How do I understand data prefetching with a double buffer?

Hello, I’m a inexperienced person in using CUDA C.
One question I have is that for the matrix multiplication code with the following structure, why he can parallelize the computation with IO, i.e. use double buffer for data prefetching. In my thinking with C++, the for loop in it is that it should execute the code sequentially, I don’t know why it is parallelized. I know that the FFMA and Load/Store Unit in the GPU can execute instructions in parallel, but corresponding to the cuda core functions, I’m having a hard time understanding it, thank you!

__global__ void MatrixMulKernel_Shared_Prefetch(float *A, float *B, float *C, int numARows, int numAColumns,  int numBRows, int numBColumns, int numCRows, int numCColumns)
	__shared__ float sharedM[BLOCK_SIZE][BLOCK_SIZE];
	__shared__ float sharedN[BLOCK_SIZE][BLOCK_SIZE];
    float sum = 0.0;
    float gl_a, gl_b;
    int row = blockIdx.y*blockDim.y + threadIdx.y;
    int col = blockIdx.x*blockDim.x + threadIdx.x;

    if (col < numAColumns && row < numARows)
		sharedM[threadIdx.y][threadIdx.x] = A[row*numAColumns + threadIdx.x];
		sharedM[threadIdx.y][threadIdx.x] = 0.0;

	if (row < numBRows && col < numBColumns)
		sharedN[threadIdx.y][threadIdx.x] = B[threadIdx.y*numBColumns + col];
		sharedN[threadIdx.y][threadIdx.x] = 0.0;

	for (int i = 1; i < (int)(ceil((float)numAColumns / blockDim.x)); i++)
		if (i*blockDim.x + threadIdx.x < numAColumns && row < numARows)
			gl_a = A[row*numAColumns + i*blockDim.x + threadIdx.x];
			gl_a = 0.0;

		if (i*blockDim.y + threadIdx.y < numBRows && col < numBColumns)
			gl_b = B[(i*blockDim.y + threadIdx.y)*numBColumns + col];
			gl_b = 0.0;
        int stride_i = (i + 1) % 2;  // compute flag
        int stride_j = i % 2;  // IO flag

	    for (int j = 0; j < blockDim.x; j++)
			sum += sharedM[stride_i*(BLOCK_SIZE/2) + threadIdx.y][j] * sharedN[stride_i*(BLOCK_SIZE/2) + j][threadIdx.x];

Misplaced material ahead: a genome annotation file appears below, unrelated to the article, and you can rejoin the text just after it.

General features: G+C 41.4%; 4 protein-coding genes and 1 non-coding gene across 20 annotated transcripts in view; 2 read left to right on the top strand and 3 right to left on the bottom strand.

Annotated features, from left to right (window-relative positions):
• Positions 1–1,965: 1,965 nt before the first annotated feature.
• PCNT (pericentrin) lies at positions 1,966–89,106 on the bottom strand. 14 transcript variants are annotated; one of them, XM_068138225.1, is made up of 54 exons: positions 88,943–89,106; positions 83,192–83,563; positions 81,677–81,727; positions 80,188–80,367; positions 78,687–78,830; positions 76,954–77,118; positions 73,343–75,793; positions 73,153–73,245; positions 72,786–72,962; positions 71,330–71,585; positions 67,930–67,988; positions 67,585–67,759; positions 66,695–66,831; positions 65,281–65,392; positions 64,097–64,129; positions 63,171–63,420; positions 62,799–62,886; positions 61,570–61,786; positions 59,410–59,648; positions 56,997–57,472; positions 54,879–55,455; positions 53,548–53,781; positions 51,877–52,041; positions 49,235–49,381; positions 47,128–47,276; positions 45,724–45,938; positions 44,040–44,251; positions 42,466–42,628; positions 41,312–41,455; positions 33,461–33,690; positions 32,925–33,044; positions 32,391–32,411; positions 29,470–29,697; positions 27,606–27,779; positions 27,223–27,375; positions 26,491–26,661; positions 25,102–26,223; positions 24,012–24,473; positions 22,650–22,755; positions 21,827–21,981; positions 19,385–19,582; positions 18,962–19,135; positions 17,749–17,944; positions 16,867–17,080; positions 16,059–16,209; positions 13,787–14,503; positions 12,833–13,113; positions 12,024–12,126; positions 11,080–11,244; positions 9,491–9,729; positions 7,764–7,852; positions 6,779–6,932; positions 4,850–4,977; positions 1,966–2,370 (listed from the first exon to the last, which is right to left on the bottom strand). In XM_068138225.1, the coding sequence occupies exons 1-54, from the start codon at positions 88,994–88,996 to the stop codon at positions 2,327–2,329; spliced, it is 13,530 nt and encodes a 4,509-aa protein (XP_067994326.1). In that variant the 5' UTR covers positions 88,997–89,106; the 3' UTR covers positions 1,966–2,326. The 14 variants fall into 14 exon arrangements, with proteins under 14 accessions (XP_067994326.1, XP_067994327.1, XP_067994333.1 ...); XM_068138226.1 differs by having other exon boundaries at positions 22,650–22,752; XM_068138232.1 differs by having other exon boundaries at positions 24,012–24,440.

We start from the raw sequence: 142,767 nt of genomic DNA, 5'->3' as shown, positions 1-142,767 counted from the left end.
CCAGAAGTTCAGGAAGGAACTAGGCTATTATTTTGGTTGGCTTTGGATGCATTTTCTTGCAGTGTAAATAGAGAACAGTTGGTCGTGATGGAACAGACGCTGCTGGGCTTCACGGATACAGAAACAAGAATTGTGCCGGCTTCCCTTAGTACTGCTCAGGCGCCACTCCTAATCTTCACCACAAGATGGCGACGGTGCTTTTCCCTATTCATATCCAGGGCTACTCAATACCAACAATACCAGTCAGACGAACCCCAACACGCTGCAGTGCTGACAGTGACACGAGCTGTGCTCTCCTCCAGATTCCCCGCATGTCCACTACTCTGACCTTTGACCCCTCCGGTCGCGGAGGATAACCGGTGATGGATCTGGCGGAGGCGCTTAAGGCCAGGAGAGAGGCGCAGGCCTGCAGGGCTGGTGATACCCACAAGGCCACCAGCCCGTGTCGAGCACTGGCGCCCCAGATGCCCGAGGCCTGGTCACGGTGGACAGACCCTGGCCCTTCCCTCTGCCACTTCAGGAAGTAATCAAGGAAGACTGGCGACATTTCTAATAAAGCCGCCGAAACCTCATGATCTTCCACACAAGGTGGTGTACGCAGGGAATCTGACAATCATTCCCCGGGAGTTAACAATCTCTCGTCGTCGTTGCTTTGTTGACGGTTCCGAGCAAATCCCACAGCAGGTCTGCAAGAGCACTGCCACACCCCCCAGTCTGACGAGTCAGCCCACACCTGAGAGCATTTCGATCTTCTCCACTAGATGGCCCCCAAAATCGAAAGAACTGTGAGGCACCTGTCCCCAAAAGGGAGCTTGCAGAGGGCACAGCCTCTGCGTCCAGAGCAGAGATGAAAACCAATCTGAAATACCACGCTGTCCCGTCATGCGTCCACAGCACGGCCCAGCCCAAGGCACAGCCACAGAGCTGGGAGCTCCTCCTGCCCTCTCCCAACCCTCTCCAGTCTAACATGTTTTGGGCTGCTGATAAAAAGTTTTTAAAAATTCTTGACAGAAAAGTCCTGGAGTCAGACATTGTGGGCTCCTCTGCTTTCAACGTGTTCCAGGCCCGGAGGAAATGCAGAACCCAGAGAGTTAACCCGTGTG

sharedM[stride_j*(BLOCK_SIZE/2) + threadIdx.y][threadIdx.x] = gl_a;
        sharedN[stride_j*(BLOCK_SIZE/2) + threadIdx.y][threadIdx.x] = gl_b;
        for (int j = 0; j < blockDim.x; j++)
            sum += sharedM[1*(BLOCK_SIZE/2) + threadIdx.y][j] * sharedN[1*(BLOCK_SIZE/2) + j][threadIdx.x];

	if (row < numCRows && col < numCColumns)
		C[row*numCColumns + col] = sum;

Not all threads in CUDA execute in lockstep. CUDA has a hierarchical execution (thread) breakdown that includes the grid at the top level, the thread block below that, the warp below that, and the thread below that. The grid (all threads associated with a kernel launch) generally do not execute in lockstep. A threadblock generally does not execute in lockstep. Only at the warp level do we have typical (but not guaranteed) lockstep execution of threads.

Therefore depending on which point in the code we are talking about, it is possible to have some warps still doing the for-loop associated with the calculations, whereas other warps have finished their calculation and gone on ahead to the load operations. Some warps may still be doing this:

while others have completed that and are doing this:

That considers things at the warp level. Furthermore, although not connected to the “double buffering” depicted here in the same way, if we consider things at the block level, then the execution behavior of two blocks might be completely disconnected (__syncthreads() is a block level execution barrier. It does not synchronize between blocks.) Therefore amongst 2 blocks, one block could be doing any portion of the loading, while another block could be doing any portion of the calculations. These two blocks might even be resident on the same SM.